Guest blog post by Anna-Maria Volanaki
The busy everyday lifestyle has extremely changed human’s eating patterns. People tend to eat quickly, not have time to digest their food, spend less money on their food and make quick decisions about what they will eat without checking the ingredients their food contains.
Due to this global phenomenon, the possibilities of developing a disease – obesity, high blood pressure, high cholesterol, diabetes, IBS, cancer – have increased. Below you will find some easy directions that will help you to improve your diet and health by adjusting a few of your eating habits and by realizing how good nutrition can improve your life.
- Start your day with a healthy breakfast.
Breakfast is one of the most important meals of the day. The body needs it to fill up its energy levels after a long night sleep. Skipping breakfast it’s like you leave your body’s batteries uncharged. Treat yourself with a tasty high in protein, slow-digesting carbs and good fats meal and let yourself feel nourished from the nutrients it contains.
If you don’t have enough time to cook something in the morning, just have a bowl of porridge with almond milk, flaxseeds, walnuts and a few strawberries or blueberries.
- Eat more vegetables.
It’s very important to have at least five servings of vegetables per day according to the guidelines (1). Vegetables like asparagus, green leaves, green salads, cabbage, kale, spinach, broccoli, tomatoes and cucumber are high in vitamins and minerals.
Having the required amounts of vegetables will provide you with the required amounts of vitamins per day, help you top up your water levels, improve your immunity, keep your skin and eyes healthy, fight infection and keep your bones strong (1). Also remember that most of the vegetables are very low in calories and you can have as much as you desire!
- Add more protein to your diet.
There are lots of people who get confused about the amount of protein they should consume on a daily basis. A sedentary person or beginner should have 0.8 – 1g of protein per body kg and for a person who exercises (either endurance or strength training) the amounts vary from 1.2 to 1.7 g per body kg per day (2, 3).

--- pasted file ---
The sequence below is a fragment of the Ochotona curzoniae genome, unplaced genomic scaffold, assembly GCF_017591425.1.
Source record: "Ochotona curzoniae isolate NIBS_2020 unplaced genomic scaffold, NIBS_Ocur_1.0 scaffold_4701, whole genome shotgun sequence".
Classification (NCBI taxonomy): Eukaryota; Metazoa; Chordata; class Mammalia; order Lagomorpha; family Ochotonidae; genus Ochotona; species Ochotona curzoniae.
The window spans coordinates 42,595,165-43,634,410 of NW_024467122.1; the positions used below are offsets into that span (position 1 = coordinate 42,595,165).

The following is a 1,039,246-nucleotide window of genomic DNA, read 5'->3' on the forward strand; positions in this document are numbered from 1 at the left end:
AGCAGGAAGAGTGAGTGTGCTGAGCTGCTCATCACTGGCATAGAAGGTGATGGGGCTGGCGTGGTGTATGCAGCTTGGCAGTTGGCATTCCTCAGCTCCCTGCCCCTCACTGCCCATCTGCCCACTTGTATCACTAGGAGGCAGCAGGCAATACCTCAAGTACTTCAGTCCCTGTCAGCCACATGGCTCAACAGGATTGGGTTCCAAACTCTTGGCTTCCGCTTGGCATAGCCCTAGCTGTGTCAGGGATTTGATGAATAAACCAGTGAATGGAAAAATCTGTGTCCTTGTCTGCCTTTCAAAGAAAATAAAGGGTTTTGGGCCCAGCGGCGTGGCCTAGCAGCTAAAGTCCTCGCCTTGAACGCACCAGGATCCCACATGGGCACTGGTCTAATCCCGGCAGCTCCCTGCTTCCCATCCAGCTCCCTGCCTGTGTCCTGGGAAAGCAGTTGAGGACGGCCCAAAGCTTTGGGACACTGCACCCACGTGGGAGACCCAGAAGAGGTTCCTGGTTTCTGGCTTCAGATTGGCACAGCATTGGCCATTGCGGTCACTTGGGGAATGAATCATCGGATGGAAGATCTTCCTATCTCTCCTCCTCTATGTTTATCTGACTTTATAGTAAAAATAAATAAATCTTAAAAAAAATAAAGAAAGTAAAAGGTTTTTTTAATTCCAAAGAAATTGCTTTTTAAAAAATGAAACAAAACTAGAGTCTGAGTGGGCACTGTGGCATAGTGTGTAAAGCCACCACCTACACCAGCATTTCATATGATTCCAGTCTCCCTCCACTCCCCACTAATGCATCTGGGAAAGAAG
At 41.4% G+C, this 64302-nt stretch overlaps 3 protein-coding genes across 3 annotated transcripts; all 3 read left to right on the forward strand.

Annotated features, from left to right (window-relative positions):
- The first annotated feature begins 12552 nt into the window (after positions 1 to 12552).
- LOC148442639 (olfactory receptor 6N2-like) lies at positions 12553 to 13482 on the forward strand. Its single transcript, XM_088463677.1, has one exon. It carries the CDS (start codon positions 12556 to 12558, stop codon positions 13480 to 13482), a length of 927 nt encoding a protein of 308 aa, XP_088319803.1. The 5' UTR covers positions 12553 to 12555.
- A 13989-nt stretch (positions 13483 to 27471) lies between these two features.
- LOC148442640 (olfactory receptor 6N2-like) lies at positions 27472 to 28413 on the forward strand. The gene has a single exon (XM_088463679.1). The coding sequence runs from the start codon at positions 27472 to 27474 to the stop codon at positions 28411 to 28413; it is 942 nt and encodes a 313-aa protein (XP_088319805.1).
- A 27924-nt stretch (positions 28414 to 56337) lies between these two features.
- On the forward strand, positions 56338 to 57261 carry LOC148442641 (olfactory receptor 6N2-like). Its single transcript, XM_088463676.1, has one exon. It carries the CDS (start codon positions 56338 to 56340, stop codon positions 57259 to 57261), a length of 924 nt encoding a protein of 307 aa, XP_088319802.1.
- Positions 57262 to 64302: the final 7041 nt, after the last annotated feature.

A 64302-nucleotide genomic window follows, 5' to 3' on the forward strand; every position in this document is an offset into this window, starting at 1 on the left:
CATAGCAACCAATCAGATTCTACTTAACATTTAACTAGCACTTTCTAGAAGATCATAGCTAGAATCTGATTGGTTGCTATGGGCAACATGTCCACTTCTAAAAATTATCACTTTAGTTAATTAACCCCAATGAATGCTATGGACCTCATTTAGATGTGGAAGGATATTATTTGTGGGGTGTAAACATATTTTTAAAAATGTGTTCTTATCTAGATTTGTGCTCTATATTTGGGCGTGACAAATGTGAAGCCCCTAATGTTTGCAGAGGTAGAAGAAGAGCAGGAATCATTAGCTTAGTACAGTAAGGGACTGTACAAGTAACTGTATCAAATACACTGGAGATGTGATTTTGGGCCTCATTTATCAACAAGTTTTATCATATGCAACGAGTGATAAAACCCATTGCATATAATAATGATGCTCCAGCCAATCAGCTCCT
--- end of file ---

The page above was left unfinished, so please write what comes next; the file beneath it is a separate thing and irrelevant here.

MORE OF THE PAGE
The amounts for adolescent competitive male athletes can reach up to 2 g per body kg, while for female ones is up to 1.7 g per body kg (2, 3). The protein will help the body to recover quicker, replace the damaged muscle fibers and avoid stiffness.
These amounts might not be that easy to meet for a vegetarian or vegan athlete and on this case it’s good to try some extra natural proteins such as rice, hemp or pea.
- Reduce sugar consumption.
Sugars are the main ingredient that affects health and makes you gain weight. Unfortunately, most of the ready-made – processed foods are very high in sugars and the more you eat these foods the more you tend to crave them.
Chocolate, pizza, sauces, ready-made juices, flavored yogurts and everything there is in the discount sections in the super markets are usually very high in sugars and saturated fats. That’s why it’s very important to learn to read the labels and make right and healthier options when you shop.
- Add good fats to your diet.
Top up your good fats by adding to your diet nuts – almonds, walnuts, cashews – nut butters, oily fish, extra virgin olive oil, avocados and seeds like flaxseeds. They are high in omega 3, which have been found to help reduce bad cholesterol LDL and increase good cholesterol HDL, help with cardiovascular diseases, arthritis, balance blood pressure, skin conditions, concentration and immunity (1, 4).
Food should be the body’s medicine and give to people the required energy to function well every day. The combination of a bad diet with the lack of exercise can affect both health and immunity, but it’s never too late to make a life change for the better. Making these little changes on your diet will make you feel healthier and full of energy while you experience new flavors and recipes. Give it a try you will see it’s worth it!
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- Hark, L. and Deen, D. (2005). Nutrition for life. The definitive guide to eating well for good health. United Kingdom: Dorling Kindersley.
- American Dietetic Association, Dietitians of Canada and the American College of Sports Medicine (2009). Nutrition and athletic performance. Med and Sci in Sports and Exer, 41 (3),709 – 731.
- Burke, L. (2007). Practical Sports Nutrition. United States of America, USA: Human Kinetics.
- Covington, M. B. (2004). Omega-3 fatty acids. American Family Physicians, 70 (1), 133 – 140.